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Today's Features

  • Anthony Workman was a typical 16-year-old boy who enjoyed baseball and other outdoor activities, especially hunting.

    Then he had a bout with a virus that changed his life about a year ago. It left Anthony with marked physical changes, such as tiredness, weakness and a feeling of always being cold, even during hot weather. His dad described him as boy formerly built like a football player who suddenly began losing weight.

  • Dave Arnold, custodian at Brownstown Elementary School, is well known as the “school custodian poet,” not only in this area, but also far and wide in the nation’s public schools network and associations.

    He also is known for his moral standards, sense of humor, generosity and various other gifts and talents, such as woodworking.

    Dave’s love for his job as the elementary school custodian and his respect, support and understanding for the teachers and school officials is also notable, as is his rapport with the children.

  • Every year for the past 20 years, Don and Ellie Funk have graciously hosted a favorite, famous and beloved guest in their lakeside home.

    He usually appears in the second week of December and stays until he has to return to the North Pole to make his toys and gifts run on Christmas Eve.

    He travels light, with few personal items, as he never seems to shave, and always wears the same style of clothing.

    However, he does bring reindeer along with him, for which the Funks have graciously provided a shelter.

  • To sit in on a casual conversation with Dale “Pete” Burnam and Glen “Whitey” Daniels, one would think the two were highly incompatible.

    As they volley insults back and forth, however, it soon becomes clear they actually share a close, brotherly-love-like friendship and have the utmost respect for one another.

    When not harassing one another, they are quick with compliments, credits and tributes to the other.

  • When it was learned that World War II veteran John C. Sefton was honored as a participant of the Central Illinois Honor Flight to Washington D.C., on Oct. 14, a request was made to him for a report of the event.

    John modestly, but graciously, agreed to meet in his home in Sefton, which is just across the road from where he was born 85 years ago. John grew up in a two-story house that no longer stands.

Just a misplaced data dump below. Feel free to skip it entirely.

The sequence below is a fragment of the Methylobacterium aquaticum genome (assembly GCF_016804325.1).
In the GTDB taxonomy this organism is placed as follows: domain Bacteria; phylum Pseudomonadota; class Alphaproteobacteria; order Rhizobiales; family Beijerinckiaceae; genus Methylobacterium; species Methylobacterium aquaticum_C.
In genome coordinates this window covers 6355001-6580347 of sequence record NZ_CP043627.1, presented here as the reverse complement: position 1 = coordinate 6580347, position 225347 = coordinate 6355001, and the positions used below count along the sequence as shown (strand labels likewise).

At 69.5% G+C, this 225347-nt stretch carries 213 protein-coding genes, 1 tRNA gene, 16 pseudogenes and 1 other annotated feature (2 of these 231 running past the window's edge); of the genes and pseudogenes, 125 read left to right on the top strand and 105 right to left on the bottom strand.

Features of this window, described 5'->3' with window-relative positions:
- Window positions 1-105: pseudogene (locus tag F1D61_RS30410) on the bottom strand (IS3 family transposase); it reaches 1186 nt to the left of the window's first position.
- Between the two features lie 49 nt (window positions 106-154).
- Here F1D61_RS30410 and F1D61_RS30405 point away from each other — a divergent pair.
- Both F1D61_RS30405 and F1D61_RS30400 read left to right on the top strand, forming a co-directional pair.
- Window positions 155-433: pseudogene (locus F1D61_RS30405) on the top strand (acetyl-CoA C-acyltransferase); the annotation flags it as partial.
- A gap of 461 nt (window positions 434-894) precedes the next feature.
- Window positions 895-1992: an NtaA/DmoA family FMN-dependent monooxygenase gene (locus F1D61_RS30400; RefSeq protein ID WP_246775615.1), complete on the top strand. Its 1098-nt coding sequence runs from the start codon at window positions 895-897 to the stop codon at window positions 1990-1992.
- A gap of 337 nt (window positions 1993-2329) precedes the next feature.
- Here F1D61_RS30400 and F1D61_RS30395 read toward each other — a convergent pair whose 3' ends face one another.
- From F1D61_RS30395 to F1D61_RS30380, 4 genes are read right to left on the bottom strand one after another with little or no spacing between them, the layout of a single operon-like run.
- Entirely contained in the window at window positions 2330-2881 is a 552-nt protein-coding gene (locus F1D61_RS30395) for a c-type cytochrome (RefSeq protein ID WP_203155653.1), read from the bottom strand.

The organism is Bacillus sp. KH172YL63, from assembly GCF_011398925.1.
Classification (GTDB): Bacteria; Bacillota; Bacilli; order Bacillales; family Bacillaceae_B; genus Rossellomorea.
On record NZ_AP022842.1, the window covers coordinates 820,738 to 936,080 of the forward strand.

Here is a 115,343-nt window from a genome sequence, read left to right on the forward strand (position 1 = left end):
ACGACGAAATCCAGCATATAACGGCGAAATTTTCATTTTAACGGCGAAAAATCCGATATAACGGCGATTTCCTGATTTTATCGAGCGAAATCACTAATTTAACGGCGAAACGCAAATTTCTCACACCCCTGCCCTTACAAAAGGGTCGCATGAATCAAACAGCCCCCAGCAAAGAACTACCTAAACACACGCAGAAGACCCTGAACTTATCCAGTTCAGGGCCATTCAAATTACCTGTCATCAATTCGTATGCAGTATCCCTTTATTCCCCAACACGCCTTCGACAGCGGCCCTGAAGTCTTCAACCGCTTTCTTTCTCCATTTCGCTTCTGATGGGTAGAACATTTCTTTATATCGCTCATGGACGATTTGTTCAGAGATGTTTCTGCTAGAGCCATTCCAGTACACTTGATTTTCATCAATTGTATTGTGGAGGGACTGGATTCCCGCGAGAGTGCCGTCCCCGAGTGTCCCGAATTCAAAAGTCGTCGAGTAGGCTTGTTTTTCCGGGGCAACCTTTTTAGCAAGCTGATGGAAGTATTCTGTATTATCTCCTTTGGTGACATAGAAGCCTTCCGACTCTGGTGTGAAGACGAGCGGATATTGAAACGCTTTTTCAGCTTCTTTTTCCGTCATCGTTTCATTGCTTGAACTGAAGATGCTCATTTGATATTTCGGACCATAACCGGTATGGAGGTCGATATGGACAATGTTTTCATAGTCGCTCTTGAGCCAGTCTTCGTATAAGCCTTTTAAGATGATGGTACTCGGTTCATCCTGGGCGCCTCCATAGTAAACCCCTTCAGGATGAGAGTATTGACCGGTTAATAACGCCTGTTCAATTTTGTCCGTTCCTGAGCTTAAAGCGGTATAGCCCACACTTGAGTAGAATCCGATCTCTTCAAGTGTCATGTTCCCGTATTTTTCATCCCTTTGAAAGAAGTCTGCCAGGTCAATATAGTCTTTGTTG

• Born in Bingham on April 30, 1913, Lucille Fisher has lived a long and fruitful life – fruitful for her friends, her neighbors, her community, the organizations to which she still belongs (and contributes to), and especially her family, which enjoys a closeness, respect and love for one another that is heart-warming to witness.

  • Herb Woolsey was released from active duty with the Army Infantry in September 1953. However, in early 1954, an armored tank unit in Vandalia needed a company commander, and Woolsey was asked to take the job.

    He did and remained with the reserve unit as the commander until June 30, 1985, when it was disbanded. He served 34 years in the service and retired a colonel. An all-American patriot, he is often asked to speak at Memorial Day and Veterans Day events.

  • When Charlie Durbin was a young boy living on his parents’ farm, he knew that he wanted to be a veterinarian. He also knew that he especially wanted to work with cattle.

    Last Tuesday evening, Dr. Charlie R. Durbin hosted a community cookout in St.Peter City Park in celebration of 25 years in St. Peter doing just what that little 8-year-old boy dreamed of … and more.

    He has served all of Fayette County, including serving 15 years on the Fayette County Fair Board and as the county fair veterinarian, a position he still holds.

  • Down syndrome is usually described as a congenital defect caused by an extra chromosome, characterized by moderate to severe mental retardation and marked physical traits that are often easily identifiable in the person with the condition.

    The above information can be found in medical books and dictionaries. What is not described are the initial heartbreak, struggles and coping of the parents and, especially, the very special gifts ­ the unexpected joys, triumphs, love, sweetness of spirit and affection brought by the child with Down syndrome.

  • When U.S. Navy veteran, Robyn Pontious, learned of the need for guardians to travel with World War II veterans to visit the WWII Memorial in Washington, D.C, she answered the call.

    Moreover, she arranged for her sister, Kelly Washburn, to serve also as a guardian.

    The enthusiasm the two sisters share over the experience is approached only by the compassion they show for the two veterans’ emotional reactions as waiting American citizens met them with respect, displays of gratitude and recognition of their service to their country during WWII.